When Paul Ryan became Speaker of the House he was asked about immigration policy. His reply was that this issue will not be on the House agenda until after the presidential election because President Obama can not be trusted. The President as the President and a lawyer with an extensive background in the constitution believed he had the right to act as he did on immigration. This was not only out of compassion but he saw what he believes is a legal way to help reduce the impact of a very serious issue. Since he can not seek re-election I assume politics was only a secondary consideration. Can we say the same about Speaker Ryan’s position knowing the Republican party’s immigration position?
The issue here is not who is right but rather what is right because words matter. As Speaker of the House Mr. Ryan’s words matter and resonate beyond the house chamber. I could accept him saying I disagree with the President, consider his action to be going in the wrong direction and also consider it to be beyond his executive authority. Why would he feel a need to tell the country and the world that President Obama can not be trusted? This is a shameful pronouncement for any member of Congress to make.
We have a member of Congress yelling out at the President “you’re a liar.” Shameful and despicable is the only way to describe such juvenile outbursts. Language has an impact. If these types of statements are acceptable by these elected individuals, then what else is?
The statements by some of our presidential candidates is just as wrong and it is not the words of just one of them. Disrespect for the Office of President and also the offices these people hold or aspire to is just as inappropriate. Civility seems to have been lost by those whose position demands it. Do these people think that talking like the local tough guy enhances their stature or makes them more effective? The bully in school was not the person we respected but rather the one to be avoided and ignored.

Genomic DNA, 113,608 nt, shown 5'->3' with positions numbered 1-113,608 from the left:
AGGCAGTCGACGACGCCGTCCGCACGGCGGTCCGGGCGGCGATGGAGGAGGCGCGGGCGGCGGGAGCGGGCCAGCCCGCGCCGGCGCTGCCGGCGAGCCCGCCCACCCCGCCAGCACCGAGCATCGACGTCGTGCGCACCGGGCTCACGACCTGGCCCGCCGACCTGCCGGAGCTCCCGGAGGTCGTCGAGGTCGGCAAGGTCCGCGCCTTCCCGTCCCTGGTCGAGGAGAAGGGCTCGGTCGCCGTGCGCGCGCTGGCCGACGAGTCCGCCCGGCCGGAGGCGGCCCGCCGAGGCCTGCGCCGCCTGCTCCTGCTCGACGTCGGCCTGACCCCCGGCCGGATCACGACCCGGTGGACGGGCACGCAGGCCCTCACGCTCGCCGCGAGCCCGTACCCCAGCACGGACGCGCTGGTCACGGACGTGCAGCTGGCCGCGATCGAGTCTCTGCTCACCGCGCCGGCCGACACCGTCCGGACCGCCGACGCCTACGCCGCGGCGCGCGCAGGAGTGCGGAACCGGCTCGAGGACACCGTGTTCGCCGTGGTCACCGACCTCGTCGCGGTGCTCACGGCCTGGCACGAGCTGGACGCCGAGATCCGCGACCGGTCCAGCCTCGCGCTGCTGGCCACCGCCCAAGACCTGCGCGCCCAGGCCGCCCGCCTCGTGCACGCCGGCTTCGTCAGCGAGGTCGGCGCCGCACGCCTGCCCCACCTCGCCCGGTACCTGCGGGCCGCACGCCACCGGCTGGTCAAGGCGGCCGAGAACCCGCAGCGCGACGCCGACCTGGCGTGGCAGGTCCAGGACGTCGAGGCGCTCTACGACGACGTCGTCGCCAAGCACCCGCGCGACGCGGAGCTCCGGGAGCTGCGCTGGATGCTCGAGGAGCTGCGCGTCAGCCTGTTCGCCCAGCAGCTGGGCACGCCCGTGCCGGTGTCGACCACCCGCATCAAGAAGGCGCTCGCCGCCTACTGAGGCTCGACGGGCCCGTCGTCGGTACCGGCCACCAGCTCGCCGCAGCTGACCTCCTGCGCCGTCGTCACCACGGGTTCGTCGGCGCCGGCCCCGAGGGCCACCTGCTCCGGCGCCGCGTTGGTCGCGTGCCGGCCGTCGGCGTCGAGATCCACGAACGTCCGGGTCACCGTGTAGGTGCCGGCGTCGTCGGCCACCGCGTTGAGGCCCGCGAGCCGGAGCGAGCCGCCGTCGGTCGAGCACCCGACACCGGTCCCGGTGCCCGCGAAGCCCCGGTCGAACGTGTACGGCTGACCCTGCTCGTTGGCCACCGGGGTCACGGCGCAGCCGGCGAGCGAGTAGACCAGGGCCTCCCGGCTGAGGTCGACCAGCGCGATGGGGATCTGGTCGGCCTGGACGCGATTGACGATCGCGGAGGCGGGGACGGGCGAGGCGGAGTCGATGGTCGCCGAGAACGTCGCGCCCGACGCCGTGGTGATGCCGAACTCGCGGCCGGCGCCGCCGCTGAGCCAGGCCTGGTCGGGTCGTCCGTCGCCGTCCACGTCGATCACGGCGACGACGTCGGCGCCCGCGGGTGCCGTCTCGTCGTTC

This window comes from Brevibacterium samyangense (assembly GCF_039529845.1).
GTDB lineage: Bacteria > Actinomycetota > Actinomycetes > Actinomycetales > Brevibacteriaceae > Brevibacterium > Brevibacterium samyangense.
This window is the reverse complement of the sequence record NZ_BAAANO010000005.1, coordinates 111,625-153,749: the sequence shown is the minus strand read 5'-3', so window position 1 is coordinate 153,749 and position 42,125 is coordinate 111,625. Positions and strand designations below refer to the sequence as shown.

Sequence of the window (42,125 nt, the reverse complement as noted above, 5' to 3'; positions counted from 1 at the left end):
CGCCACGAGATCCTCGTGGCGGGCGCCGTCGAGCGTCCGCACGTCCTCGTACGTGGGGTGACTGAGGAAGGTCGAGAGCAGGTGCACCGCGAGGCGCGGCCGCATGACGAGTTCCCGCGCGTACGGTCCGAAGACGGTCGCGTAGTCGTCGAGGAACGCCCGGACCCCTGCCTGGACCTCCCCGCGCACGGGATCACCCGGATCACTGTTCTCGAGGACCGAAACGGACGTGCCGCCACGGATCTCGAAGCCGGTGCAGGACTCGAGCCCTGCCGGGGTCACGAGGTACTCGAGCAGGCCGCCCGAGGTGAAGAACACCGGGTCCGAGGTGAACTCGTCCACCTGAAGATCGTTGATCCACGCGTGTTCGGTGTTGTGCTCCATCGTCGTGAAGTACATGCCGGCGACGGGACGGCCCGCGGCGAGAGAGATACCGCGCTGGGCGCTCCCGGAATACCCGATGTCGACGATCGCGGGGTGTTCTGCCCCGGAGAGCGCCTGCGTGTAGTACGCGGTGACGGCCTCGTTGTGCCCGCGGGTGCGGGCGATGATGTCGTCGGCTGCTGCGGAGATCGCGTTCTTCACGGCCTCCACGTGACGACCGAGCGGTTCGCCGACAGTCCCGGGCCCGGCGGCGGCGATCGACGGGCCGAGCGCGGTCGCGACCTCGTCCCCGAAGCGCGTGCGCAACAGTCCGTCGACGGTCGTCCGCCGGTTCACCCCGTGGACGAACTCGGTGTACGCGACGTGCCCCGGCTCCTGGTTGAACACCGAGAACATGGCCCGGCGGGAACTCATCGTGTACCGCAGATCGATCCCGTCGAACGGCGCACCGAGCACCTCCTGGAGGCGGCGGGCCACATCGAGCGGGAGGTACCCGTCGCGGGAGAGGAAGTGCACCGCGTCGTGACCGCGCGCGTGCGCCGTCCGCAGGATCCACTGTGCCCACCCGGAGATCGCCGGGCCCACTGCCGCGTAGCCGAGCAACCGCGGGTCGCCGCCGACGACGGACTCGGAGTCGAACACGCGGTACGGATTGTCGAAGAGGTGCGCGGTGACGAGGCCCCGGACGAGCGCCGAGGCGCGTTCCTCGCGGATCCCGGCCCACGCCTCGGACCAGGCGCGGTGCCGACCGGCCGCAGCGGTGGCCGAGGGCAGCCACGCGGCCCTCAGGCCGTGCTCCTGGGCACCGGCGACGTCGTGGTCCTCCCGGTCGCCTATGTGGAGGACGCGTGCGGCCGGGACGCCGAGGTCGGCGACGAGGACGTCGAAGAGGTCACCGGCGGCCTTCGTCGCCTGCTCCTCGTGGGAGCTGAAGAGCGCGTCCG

When George W. Bush was President, Hugo Chavez of Venezuela appeared before the United Nations and referred to President Bush as satan. Irrespective of what my opinion was of President Bush’s polices, no one can call my President satan, certainly not the likes of Chavez. From this incident before the United Nations until the death of Chavez I did not purchase Citgo gas. This may not have been much but at least it was a symbol for what is acceptable. Chavez’s speech was just as despicable and unacceptable as some of our local so-called leaders or aspiring leaders.
Have we as a nation lost our sense of what is acceptable and civil in our speech and behavior? A television program that aired previously ended with the host proclaiming “you’re fired.” As an employer I believe that one of the worst and most difficult actions for an employer is to have to dismiss an employee. Although the action may be warranted it results in a person being deprived of his or her livelihood. This should not be proclaimed as if it somehow is a good thing to be shouted from the rooftops. The issue here is not who is doing the yelling but rather who finds it acceptable and is willing to watch this action each week.
Civility isn’t some “liberal” gesture which makes one appear to be weak. Firing someone isn’t some “conservative” gesture that makes someone appear to be strong. It is the way we have all been taught to behave, how we treat each other and how we all, in the word’s of Rodney King, can just get along.